Saturday, May 21, 2011
The End of the World -- Again
So yeah, no Rapture. Not, mind you, that I expected it, but I feel sorry for all the folks who gave away their life savings or whatever, and now have to figure out a Plan B. A friend of mine commented the other day, "Oh, I'd be one of the people left down here, but that's okay, because I really wouldn't want to spend eternity with the others." I agree with him whole-heartedly. This is another way of saying, I guess, that we all get the heaven we deserve.
In any case, I spent all morning at church, but not planning for Judgment Day. It was a "getting to know you" session for those of us from my old church to meet some of the people from my new church. We shared bits of our history -- most of these intensely moving -- and wrote a group prayer at the end. (This was a quintessentially Episcopal document which, in the thanksgiving section, included the phrase "Thanks for postponing the Rapture.")
Because the session had been advertised as four hours long (and indeed ran that long), I brought knitting, a pretty new scarf I'm working on. Knitting's the only way I can survive marathon meetings, even when they're fascinating. At the end we were chatting about the Ministry Fair tomorrow, and I said, "So is there a knitting group here?"
The rector, sitting next to me, turned to look at the scarf and said, "There is now." So I'll attempt to drag myself out of bed early enough tomorrow to go to the Ministry Fair with a sign-up sheet and clipboard to see if anybody else wants to get together to knit.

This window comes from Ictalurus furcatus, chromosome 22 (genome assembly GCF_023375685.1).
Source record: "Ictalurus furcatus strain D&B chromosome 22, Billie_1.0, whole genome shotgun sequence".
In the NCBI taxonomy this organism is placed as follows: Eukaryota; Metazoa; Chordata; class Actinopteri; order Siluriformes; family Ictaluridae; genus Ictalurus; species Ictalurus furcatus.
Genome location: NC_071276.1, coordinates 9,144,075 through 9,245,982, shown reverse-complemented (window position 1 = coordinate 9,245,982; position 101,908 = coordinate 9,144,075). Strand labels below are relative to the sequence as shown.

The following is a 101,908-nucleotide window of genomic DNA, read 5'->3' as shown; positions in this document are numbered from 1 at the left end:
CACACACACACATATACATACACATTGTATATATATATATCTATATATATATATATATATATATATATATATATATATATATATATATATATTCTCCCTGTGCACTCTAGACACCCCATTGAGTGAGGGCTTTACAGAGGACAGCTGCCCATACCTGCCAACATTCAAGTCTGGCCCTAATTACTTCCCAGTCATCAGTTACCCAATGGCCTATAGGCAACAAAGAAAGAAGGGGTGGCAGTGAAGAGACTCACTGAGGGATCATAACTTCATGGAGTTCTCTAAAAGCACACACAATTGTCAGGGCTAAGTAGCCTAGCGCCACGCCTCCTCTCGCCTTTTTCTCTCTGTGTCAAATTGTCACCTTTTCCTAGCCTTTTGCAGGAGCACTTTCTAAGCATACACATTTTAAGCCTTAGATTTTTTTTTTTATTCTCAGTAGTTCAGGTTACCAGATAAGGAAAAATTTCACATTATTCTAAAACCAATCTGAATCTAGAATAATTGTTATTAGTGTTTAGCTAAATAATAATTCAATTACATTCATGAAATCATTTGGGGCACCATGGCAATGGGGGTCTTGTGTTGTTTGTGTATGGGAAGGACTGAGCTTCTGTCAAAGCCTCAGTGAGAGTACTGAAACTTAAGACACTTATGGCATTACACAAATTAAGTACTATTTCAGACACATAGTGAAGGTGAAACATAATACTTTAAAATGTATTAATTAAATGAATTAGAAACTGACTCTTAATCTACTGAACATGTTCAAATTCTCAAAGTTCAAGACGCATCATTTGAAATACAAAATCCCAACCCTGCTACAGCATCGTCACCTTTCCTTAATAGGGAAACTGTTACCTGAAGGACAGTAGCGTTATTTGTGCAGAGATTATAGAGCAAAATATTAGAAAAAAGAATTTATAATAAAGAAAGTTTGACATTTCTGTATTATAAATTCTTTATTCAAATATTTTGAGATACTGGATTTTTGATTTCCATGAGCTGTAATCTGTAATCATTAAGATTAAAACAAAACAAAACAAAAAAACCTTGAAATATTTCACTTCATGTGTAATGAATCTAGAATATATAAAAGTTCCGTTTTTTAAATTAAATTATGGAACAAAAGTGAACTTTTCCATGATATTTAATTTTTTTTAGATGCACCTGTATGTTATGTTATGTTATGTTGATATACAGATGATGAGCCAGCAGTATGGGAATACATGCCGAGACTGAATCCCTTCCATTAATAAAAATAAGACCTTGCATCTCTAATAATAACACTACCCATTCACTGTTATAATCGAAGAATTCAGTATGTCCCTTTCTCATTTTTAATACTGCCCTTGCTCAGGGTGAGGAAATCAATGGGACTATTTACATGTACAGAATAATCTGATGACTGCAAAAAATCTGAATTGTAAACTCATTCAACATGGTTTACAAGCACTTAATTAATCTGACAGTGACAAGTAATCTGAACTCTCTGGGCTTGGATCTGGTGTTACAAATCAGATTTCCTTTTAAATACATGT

In other news, I'm about fifty pages into this phase of the revision. If I can keep going at this rate, I should indeed have the book done before Mythcon, although I wouldn't be surprised if a snag somewhere slows me down.
My first short shift at the hospital went fine. My tally at the end of the two hours was a whopping 59 -- which is about average for a four-hour shift -- so my hunch that two two-hour shifts will let me visit more people may indeed be true. I don't think the numbers will always be that high, though. The ER was extremely busy, and lots of people asked for prayer, but there was no one with whom I had to spend a lot of time, which translated into lots of visits, because I was able to keep moving. If there were fewer people in the department, or if more of them had deeper needs calling for longer visits, the numbers would be lower (not that my supervisors really care: it's not like we have a quota or anything, but they do want us to do basic bean counting).
It was strange being there during the week, when the hospital's so much more populated! Signing in, I said hello to no fewer than three staff chaplains. I asked if I should still respond to non-ER codes, and was told, "No, we'll do it." In a way that's a relief, and in a way it feels like a bit of a demotion. Since the professional chaplains respond to all codes, I'll probably be playing a much smaller role even during ER codes: get there first, provide whatever comfort I can, and stand aside when the professionals show up. When my sabbatical ends I'll have to go back to working Saturdays, though, which means they'll probably want me on codes again (if only because an on-call staff chaplain can take longer to arrive than someone already in the building).
As the most recent shift showed, however, there will still be enough to keep me plenty busy. And a lot of patients love being visited by volunteers; they're moved and fascinated that people just like them do this, and ask lots of questions about whether they might be able to do it, too. We're an important part of the hospital ecosystem.